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Rauf Fattakh's picture
Managing Director & Co-founder Prospero Events Group

Helping decision-makers in the European energy industry benchmark best practices by organizing peer-to-peer conferences since 2007.

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What's stopping EV second-life batteries from improving grid performance today?

image credit: Prospero Events Group

Electric vehicle (EV) batteries are typically designed for a decade of usage. Then they lose their juice to power your EV. The growth of intermittent renewable energy is increasing the importance of energy storage. So is it economical to use retired EV batteries at a mass-scale for grid balancing needs today?


Utilities can benefit from reusing old EV batteries to:

  • improve grid reliability.
  • integrate renewables.
  • charge EVs.

Second-life-battery supplies for stationary applications can exceed 200 gigawatt-hours by 2030.

"The cost gap between used and new batteries should remain meaningful to justify creating a second-life-batteries application at utility-scale."


Pilot projects already exist, such as Nissan/EDF partnership to combine old Nissan Leaf batteries with EDF's demand-side response.


The battery has brutal life under the EV hood due to extreme functioning temperatures, hundreds of partial life cycles a year, and changing discharge rates. But the battery can feel better in second life because it's used more gently (no rapid charging, less of complete charging, or full discharging). Professionally designed processes in the utility company adopt a careful approach to maximize battery longevity. Indeed it will be heaven after the death in the car.

Long way ahead

However, serious challenges hold utilities to bet on second-life-batteries today:

  1. Batteries come in different shapes and forms. Second-life utility-scale adoption will become widespread when you have millions of EVs with the standard design, size, chemistry, and format. But in 2025, there will be 250 new EV models with batteries from more than 15 battery producers. Refurbishing complexity due to lack of standardization is a crucial barrier for utilities to jump into the second-life-batteries idea.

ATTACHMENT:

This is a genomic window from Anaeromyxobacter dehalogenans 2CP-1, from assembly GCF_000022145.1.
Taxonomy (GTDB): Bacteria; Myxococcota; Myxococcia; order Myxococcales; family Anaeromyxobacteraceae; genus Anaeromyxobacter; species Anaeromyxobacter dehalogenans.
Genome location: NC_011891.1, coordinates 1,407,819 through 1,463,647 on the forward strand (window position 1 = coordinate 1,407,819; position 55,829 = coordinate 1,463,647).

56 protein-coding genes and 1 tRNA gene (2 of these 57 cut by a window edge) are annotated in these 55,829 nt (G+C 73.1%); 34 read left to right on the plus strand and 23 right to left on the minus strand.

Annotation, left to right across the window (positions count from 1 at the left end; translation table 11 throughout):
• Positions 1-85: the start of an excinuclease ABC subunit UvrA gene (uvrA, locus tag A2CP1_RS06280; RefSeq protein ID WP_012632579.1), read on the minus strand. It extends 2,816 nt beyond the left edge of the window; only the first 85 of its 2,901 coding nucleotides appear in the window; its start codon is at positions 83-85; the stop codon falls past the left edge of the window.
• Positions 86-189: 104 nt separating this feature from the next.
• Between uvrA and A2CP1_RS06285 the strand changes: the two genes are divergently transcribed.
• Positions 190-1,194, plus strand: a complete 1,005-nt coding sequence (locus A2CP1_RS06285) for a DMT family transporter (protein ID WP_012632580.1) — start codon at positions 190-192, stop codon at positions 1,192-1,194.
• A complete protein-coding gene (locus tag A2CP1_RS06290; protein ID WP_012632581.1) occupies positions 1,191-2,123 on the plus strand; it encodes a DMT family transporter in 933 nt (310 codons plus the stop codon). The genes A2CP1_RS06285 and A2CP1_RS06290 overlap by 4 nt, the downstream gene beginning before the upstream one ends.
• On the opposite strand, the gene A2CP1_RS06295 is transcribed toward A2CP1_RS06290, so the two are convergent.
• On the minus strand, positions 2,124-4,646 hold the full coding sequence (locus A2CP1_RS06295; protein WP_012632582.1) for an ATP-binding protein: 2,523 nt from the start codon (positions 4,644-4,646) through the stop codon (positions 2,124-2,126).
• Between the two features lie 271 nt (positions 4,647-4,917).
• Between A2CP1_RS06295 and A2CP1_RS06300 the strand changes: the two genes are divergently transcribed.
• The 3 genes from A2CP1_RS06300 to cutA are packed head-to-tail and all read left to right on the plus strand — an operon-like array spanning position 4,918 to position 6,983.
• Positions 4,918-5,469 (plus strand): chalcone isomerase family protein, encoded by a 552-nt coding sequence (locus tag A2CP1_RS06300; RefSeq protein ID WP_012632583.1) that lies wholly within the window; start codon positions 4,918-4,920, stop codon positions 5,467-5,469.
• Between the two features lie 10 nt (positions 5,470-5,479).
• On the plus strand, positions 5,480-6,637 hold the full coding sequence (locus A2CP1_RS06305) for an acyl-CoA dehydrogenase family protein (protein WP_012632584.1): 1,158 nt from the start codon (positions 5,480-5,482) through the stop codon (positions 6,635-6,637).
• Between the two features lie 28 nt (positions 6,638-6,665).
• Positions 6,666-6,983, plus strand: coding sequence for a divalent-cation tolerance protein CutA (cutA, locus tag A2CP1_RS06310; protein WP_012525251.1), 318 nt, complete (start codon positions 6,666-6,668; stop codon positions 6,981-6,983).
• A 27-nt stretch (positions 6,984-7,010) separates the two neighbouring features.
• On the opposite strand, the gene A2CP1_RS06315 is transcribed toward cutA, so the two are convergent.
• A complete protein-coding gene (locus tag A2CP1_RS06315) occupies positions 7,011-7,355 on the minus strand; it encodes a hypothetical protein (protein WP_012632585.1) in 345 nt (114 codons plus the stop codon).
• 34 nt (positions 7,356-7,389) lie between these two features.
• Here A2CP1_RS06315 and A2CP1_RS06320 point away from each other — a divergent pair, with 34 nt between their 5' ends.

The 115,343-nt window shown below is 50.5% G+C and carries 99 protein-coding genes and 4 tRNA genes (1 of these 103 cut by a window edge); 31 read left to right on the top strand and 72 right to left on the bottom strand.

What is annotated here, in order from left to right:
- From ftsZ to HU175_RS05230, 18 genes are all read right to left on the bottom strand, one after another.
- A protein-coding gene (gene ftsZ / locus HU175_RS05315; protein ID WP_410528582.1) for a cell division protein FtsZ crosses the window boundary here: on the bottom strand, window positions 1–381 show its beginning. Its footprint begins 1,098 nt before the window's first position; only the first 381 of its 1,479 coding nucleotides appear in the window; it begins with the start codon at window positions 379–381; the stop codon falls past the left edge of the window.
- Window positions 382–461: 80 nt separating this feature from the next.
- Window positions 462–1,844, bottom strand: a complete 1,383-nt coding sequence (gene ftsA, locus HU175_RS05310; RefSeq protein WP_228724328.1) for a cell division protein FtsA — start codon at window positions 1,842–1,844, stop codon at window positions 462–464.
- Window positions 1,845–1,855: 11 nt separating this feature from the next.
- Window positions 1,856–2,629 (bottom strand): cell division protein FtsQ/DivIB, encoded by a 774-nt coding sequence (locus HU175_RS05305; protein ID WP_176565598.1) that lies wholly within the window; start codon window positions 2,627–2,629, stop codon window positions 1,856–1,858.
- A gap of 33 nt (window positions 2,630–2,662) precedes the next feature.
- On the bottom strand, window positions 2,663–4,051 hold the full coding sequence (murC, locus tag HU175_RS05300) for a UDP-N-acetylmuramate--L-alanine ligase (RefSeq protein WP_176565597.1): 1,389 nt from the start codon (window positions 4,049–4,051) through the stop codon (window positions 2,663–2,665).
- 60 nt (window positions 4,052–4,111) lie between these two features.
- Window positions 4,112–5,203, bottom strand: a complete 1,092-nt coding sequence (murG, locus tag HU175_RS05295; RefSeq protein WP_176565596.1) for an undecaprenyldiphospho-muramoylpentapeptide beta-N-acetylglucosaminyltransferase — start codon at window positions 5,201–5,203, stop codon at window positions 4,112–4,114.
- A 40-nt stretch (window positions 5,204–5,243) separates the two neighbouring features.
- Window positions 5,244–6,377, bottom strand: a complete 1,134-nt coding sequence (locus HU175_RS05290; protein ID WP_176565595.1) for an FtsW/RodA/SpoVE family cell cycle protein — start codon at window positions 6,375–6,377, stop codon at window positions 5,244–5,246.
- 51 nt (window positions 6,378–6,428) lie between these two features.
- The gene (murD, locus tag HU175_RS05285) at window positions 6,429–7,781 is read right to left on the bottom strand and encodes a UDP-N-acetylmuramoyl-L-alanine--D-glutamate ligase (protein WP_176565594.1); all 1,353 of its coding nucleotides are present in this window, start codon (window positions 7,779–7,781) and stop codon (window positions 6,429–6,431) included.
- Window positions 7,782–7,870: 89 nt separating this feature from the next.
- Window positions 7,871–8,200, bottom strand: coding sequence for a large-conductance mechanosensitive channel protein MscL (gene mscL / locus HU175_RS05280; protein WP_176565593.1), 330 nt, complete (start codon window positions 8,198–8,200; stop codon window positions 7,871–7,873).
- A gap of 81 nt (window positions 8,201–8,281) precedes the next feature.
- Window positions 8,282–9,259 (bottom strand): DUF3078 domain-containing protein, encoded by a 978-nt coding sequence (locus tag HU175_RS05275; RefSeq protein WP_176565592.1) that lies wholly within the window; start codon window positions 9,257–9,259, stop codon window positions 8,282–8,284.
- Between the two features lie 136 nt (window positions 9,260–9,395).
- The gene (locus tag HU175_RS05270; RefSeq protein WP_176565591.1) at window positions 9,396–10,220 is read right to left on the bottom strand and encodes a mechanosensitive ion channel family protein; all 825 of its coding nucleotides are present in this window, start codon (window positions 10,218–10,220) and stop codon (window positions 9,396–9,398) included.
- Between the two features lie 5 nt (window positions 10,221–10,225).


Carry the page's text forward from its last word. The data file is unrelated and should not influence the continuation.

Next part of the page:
2. The biggest economic threat to storage is the future cost. Batteries are getting cheaper year after year. It isn't easy to make long-term investment planning by TSOs and DSOs.

So the cost gap between used and new batteries should remain meaningful to justify creating a second-life-batteries application at utility-scale. The current energy system was built around the idea that electricity can't be stored economically. The issue is that the more you invest in energy storage, the more it becomes abundant. Once you have ample energy storage capacity, then you lose a business case and commercial value. I try to curb my enthusiasm before envisioning a utopian world where prices are flat, and volatility is gone, thanks to the ability to store all energy.

3. Reusing or even recycling is not happening on a mass scale because there is nothing to recycle or reuse. Because EV's battery life is ten years and EV penetration is still low at present. We are talking about few decades of high EV penetration before there will be enough batteries to reuse and recycle at a mass scale. Today, probably no recycling center will buy dead batteries to recycle because it's not economical.


Recycling and reusing old EV batteries will become profitable with volume. It's just too early now. Yet governments can start introducing incentives to recycling centers and utilities to build the infrastructure for battery recycling in a smaller volume.


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